Trail Marker Trees are ancient signposts from a time before GPS, compasses or maps. Shaped and molded by Native Americans while young saplings with the expectation they’d last for centuries, these living cultural navigational aids still point the way long after their makers have moved on.
The Original Grand Trunk Line
Trail Marker Trees generally display several uncommon characteristics which, combined with an unusual number of such similarly “modified” trees and their appearance on known ancient trails and portages, identifies them as original Trail Marker Trees. Most commonly, it appears a young, flexible sapling (usually Oak) was tied down and a branch was allowed to grow upward from the place the tree was bent, thus becoming the main trunk. The original and now horizontal trunk was then cut off, leaving a rounded knob.
Initiatives like The Trail Tree Project and the Dallas Historic Tree Coalition (member Steve Houser shown above) are attempting to catalog and document these trees so as to better understand how they were made, who made them, and why. The pecan tree above is estimated to be over 300 years old and was bent to its current shape by Comanche tribesmen to point the way to a favored campsite.
Ghost Tree Still Here in Spirit
(image via: Indian Trails of Appalachia)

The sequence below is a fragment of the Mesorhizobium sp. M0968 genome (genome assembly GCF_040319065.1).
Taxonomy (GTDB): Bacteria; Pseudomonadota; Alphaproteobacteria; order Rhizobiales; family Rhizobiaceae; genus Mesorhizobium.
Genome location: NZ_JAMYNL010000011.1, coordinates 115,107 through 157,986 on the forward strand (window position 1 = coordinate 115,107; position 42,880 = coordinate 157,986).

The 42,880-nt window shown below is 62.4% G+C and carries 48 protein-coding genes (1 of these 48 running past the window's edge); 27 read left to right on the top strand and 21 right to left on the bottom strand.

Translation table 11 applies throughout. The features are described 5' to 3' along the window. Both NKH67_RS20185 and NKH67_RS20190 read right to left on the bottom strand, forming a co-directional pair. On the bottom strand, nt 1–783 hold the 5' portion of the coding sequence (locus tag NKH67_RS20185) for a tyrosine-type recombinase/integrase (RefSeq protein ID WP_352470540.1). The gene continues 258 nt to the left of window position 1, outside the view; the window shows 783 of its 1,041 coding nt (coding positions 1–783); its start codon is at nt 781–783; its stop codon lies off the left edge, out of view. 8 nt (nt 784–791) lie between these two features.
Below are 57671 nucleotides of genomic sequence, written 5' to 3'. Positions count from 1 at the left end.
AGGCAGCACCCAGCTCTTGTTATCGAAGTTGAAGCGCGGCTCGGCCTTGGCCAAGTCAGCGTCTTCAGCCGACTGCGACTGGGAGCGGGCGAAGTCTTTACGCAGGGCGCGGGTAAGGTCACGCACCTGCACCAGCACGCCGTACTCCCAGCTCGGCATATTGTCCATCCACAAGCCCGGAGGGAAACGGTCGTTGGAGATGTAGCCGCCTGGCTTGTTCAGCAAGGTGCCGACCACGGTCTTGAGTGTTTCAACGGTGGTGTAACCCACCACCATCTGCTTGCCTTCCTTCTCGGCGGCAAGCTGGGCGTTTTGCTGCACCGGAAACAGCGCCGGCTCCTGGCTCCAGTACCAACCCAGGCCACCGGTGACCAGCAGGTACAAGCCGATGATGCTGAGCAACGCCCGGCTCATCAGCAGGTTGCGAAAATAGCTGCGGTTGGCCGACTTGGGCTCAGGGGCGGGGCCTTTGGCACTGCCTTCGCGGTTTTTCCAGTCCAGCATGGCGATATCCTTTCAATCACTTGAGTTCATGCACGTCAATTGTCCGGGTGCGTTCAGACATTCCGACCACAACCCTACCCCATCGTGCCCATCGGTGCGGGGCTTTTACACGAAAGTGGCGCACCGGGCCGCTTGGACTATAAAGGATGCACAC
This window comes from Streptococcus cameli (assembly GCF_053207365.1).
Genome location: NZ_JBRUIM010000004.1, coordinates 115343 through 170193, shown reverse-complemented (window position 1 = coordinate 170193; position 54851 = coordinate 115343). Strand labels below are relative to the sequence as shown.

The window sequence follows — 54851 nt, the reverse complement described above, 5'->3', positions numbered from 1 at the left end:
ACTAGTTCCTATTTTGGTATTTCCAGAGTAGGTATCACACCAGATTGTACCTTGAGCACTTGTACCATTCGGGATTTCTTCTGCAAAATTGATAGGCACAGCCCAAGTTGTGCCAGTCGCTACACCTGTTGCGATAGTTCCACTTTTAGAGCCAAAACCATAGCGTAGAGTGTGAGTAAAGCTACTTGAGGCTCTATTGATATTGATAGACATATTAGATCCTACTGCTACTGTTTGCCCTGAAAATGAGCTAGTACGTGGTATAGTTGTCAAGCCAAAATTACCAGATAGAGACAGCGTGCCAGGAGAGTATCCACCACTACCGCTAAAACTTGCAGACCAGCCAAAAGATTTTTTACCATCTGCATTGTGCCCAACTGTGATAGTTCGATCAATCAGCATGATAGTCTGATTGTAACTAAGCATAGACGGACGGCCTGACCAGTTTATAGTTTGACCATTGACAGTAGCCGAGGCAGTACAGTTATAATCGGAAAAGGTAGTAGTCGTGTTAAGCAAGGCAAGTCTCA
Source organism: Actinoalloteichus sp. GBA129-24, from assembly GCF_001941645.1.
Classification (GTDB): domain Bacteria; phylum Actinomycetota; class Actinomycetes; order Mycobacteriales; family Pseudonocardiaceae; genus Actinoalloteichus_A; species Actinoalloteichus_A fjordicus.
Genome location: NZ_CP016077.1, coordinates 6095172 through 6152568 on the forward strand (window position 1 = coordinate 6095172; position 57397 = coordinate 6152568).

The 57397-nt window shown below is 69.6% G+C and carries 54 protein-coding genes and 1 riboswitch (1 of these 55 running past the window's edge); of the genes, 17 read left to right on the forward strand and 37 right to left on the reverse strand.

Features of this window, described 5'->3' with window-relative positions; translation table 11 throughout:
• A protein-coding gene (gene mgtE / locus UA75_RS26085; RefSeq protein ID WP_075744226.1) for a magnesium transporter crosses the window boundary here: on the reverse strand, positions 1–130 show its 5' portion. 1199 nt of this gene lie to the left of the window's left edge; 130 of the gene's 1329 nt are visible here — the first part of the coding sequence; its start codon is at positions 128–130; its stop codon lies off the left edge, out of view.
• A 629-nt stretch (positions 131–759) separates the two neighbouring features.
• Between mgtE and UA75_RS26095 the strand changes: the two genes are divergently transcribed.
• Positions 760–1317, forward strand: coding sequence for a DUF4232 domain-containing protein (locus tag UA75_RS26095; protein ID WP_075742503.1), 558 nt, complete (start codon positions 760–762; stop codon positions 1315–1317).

The old growth trail marker tree above is a survivor of sorts – though it has succumbed to age, the trunk still stands amid a grove of smaller, thinner trees that may in all likelihood be its descendants. Located deep in Douthat State Park in Virginia, the ghostly tree symbolizes the wisdom of its original molders: even after its life has ended it continues to fulfill its lifelong purpose.
Dennis Downes Looks Up
“To be a successful hunter, you needed to spot the horizontal shape of a deer in the forest,” explains Dennis Downes, Founder and President of the Great Lakes Trail Marker Tree Society. “An oak or elm tree shaped into a trail marker was another horizontal shape.”
(image via: Just Walking This Earth)
Downes (above, with a massive sculpted Oak located near Fayette, Wisconsin) has spent more than 30 years documenting Trail Marker Trees, many of which are depicted and discussed in his book Native American Trail Marker Trees: Marking Paths through the Wilderness.
Hal Sherman’s Historic Inspiration
Ohio artist Hal Sherman favors historical subjects with local relevance, so the concept of depicting an ancient Trail Marker Tree near Zanesfield in east-central Logan County proved irresistible. “Waiting on Elliott at the Indian Marker Tree” illustrates an event circa 1778 in which Loyalist Indian Agents Alexander McKee and Simon Girty met up with fellow Loyalist Matthew Elliott, possibly to hatch plans for a notorious Shawnee massacre of Continental Army troops near Cincinnati in late 1779.